First Amendment Theory and Conceptions of the Self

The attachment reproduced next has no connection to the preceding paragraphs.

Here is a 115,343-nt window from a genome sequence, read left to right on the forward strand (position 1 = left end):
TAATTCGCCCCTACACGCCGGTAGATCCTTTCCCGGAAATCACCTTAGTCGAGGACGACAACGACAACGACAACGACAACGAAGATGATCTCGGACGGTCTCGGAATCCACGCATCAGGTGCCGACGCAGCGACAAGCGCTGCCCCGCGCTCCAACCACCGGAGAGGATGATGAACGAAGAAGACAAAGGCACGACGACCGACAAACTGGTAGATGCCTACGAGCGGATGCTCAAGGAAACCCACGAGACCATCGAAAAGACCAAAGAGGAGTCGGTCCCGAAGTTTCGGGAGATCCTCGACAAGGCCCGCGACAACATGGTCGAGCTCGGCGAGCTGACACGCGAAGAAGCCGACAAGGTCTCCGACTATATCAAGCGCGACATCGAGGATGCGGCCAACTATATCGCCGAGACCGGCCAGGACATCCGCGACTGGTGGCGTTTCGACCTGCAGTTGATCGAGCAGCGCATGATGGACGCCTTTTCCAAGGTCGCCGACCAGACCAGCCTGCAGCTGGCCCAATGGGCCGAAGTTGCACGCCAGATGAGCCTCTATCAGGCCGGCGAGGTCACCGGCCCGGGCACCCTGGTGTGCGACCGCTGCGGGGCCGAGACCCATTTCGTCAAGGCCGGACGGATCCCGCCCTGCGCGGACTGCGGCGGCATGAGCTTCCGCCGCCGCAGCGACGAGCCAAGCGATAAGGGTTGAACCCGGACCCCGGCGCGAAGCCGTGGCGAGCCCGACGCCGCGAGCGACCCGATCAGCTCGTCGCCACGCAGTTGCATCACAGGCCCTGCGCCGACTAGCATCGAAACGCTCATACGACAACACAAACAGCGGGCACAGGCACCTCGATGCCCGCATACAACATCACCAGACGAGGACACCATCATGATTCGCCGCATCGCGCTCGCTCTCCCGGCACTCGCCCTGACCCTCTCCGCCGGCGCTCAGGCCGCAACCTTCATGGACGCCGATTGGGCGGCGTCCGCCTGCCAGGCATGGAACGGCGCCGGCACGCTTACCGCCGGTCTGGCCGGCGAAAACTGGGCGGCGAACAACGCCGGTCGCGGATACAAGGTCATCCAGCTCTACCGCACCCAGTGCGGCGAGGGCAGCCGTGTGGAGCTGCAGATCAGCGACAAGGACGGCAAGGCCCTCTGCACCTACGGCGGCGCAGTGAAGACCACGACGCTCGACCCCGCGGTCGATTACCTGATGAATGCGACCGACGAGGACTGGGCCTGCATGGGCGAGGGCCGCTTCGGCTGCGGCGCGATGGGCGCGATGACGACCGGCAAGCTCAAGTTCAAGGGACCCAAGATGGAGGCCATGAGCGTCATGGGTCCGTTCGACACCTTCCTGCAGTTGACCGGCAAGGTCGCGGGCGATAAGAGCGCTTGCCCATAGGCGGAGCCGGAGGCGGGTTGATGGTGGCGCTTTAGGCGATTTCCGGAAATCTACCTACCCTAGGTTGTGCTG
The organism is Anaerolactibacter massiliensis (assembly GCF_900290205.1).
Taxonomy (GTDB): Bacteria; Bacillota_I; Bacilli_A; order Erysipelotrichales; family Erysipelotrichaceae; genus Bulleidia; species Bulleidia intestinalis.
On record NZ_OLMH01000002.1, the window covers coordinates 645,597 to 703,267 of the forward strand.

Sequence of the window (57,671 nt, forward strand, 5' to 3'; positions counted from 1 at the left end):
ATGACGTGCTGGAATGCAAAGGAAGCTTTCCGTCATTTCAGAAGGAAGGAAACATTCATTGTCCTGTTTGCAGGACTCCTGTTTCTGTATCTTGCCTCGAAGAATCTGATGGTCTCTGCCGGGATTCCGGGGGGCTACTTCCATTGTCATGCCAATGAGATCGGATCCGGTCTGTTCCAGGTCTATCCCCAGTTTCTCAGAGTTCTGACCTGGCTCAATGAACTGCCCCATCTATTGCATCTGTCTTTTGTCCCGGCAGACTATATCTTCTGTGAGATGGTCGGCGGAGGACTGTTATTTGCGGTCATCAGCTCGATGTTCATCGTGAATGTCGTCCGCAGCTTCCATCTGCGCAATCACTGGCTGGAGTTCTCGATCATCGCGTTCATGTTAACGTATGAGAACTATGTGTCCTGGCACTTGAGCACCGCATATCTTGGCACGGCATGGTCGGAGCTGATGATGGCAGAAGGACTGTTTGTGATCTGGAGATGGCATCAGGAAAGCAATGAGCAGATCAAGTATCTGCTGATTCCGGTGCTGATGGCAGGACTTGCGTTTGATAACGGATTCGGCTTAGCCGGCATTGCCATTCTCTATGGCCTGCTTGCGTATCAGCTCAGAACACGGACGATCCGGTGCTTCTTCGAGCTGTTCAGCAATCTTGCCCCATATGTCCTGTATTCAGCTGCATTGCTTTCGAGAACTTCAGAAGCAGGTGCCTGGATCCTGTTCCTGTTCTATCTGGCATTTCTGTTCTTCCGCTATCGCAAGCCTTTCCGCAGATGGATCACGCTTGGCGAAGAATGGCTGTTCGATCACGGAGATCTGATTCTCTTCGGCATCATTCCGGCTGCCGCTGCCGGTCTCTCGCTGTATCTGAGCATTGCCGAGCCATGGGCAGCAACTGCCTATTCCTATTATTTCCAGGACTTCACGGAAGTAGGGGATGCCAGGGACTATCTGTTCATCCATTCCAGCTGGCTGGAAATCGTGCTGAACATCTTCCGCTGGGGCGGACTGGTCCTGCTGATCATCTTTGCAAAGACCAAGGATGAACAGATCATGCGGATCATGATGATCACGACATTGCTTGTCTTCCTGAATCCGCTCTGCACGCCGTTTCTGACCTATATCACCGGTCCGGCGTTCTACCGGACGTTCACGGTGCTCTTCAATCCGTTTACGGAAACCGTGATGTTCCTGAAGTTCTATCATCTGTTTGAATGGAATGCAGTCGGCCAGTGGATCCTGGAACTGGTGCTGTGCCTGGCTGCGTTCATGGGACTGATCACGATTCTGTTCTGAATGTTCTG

As the previous chapter's discussion of Professor Fish's views revealed, to explore the value and scope of constitutionally protected self-expression, it is necessary to have some understanding of the “self” that is engaging in expression. In fact, much First Amendment theory seems to derive from the liberal notion of a self that is detached from others and requires the freedom to pick and choose among ideas and conceptions of the good life. Liberal theorists from John Locke and John Stuart Mill to John Rawls have posited such a self as the basis for extensive individual rights that have precedence over the demands of the larger community. The “liberal self” is thus an atomistic individual with certain claims of autonomy from the state, including free speech.